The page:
Then finally, just maybe a provocative question, to which there is no right answer: If you were here and we were having this discussion in October 2016 instead of 2013, and maybe say in the face of a Chinese economy that’s slowing down and an American economy driven by resources and other innovations that’s actually doing pretty well, how would your argument be different, if at all?
Dr Raja Mohan: Just the two main points you made. I think it can’t be equidistance. There’s no question of equidistance. Because the source of your problem is your neighbour. The gap between Chinese capabilities and each one of us is dramatically expanding and will continue to expand for the foreseeable future, unless, of course, the Chinese slow down and waver – it’s not in the realm of possibility in the short term. So the gap and the capacity of the Chinese to coerce the region is going to increase significantly. And then, as the Chinese themselves say, Uncle Sam is far away, he is not going to come here and protect you, so therefore why don’t you just simply accept the logic of I’m going to be here, I’m big, so why don’t we accommodate to my new position.
So I think the challenge for us is not equidistance, so that’s why it is not non-alignment of the US-Soviet kind, where India was once removed from both and did not face a direct challenge from one of the superpowers. You could argue, this is about equidistance, or independent foreign policy or the Indonesians would say, free and active foreign policy, whatever it was.
Today I think China poses a fundamentally different problem, that it is a neighbour to all of us, it is growing stronger by the day. So then that leaves two essential options. One which is to accommodate the Chinese rise or you rely on the United States to balance the Chinese, which is where it looks to some Australians, for example. Others are arguing that you can’t stop the Chinese rise, you can’t be sure of the Americans, so therefore let’s find a way of accommodating the Chinese. But as I said, that’s not going to be acceptable to Japan, to India, to a large number of countries.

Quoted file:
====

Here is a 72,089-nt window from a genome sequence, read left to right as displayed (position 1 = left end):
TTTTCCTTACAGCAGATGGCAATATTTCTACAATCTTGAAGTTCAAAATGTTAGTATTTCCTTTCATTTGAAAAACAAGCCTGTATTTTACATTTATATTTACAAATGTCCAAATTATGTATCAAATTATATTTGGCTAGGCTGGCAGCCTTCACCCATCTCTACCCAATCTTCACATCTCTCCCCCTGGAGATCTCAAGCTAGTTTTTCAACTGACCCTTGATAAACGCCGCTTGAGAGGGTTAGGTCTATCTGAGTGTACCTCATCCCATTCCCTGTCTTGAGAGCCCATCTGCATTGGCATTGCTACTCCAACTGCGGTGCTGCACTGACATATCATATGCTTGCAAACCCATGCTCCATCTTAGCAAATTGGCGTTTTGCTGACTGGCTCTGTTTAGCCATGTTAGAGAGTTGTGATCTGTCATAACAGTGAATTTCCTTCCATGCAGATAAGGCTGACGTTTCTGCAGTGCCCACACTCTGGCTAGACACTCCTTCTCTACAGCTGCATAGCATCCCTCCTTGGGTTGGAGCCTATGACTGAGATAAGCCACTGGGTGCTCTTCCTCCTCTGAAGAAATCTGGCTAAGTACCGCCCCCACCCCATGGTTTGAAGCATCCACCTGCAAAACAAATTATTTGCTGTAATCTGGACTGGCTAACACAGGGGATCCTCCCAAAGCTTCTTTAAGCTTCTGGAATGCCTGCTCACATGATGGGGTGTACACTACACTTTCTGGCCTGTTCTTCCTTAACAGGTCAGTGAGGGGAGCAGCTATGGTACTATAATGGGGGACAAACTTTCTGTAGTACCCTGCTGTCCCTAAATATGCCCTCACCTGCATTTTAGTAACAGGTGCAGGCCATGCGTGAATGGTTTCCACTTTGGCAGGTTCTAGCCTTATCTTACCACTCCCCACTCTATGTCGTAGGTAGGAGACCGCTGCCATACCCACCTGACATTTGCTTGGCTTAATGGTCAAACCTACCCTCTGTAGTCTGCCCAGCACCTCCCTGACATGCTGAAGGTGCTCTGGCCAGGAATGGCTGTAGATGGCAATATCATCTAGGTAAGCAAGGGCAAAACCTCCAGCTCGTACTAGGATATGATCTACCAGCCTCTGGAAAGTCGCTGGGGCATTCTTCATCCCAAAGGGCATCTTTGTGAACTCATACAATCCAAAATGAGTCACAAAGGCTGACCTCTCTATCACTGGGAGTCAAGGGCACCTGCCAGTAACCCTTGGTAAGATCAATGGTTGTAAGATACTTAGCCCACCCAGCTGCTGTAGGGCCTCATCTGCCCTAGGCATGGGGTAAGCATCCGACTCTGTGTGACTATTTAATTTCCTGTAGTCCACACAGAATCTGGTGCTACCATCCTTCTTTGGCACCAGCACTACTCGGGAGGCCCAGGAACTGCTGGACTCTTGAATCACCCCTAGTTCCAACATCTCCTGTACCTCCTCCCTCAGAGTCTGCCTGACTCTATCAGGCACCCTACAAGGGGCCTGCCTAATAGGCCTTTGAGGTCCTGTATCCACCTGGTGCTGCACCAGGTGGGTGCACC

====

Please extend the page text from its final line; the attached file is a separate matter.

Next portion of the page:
So this is not about trying that equidistance approach but to find a way of building enough capabilities that many of us actually have increased our relationship with the United States. India, which is non-aligned today, has a deeper relationship with the United States. Vietnam today is eager for the US relationship. Philippines, which walked away, is coming back.
So all of us want the US to be around, but then you’re taking an insurance against that by creating this capability, and this capability is not, as I said, meant to substitute the US alliance system or to counter it. But a coalition that is built on indigenous capabilities will have greater political credibility domestically in each of these countries, as well as more acceptability within the region, for example, and within the democratic world.
Everybody says, oh my God, the Americans are promoting India to do this kind of thing, but if you say, if Australia, Indonesia, democracies can stand up and say, look, we think democracy is a great idea, or if Indonesia joins IBSA (India-Brazil-South Africa) and we say, democracy is a good idea, that’s going to be a different argument to the Chinese than the argument that today is it all an American plot.
So I think it creates more space. That’s our main purpose, and I think on the economic thing, down the road, while America will come back, many of us hope that the US comes back, because you still need some American power to be able to balance the Chinese. For us in India, for example, our future is not by selling iron ore to the Chinese. We have a massive trade deficit with the Chinese. Our trade with the US is very different: it is high technology, future oriented industries. So don’t mistake the fact is that still doesn’t solve the problem of the rising Chinese power and the American uncertainties.
So I think the middle power solution is a nice thing in between, which creates enough space by creating synergies between the middle powers.
Rory Medcalf: James Holmes, do you want to take it a bit further?
James H: I’ll just make it a real quick one. I think Tom sucked up most of my words, so I’ll just say one debate that we always have with our students at the War College is whether you need a leading power, a strong leading power to have an effective coalition. How does that impact what you said? An awesome presentation but are we talking, you kept using the singular, talking about a coalition. Is that something that’s going to happen? Who’s going to be the leader, if you need one? What does the geometry of this system look like ten years down the road or what have you?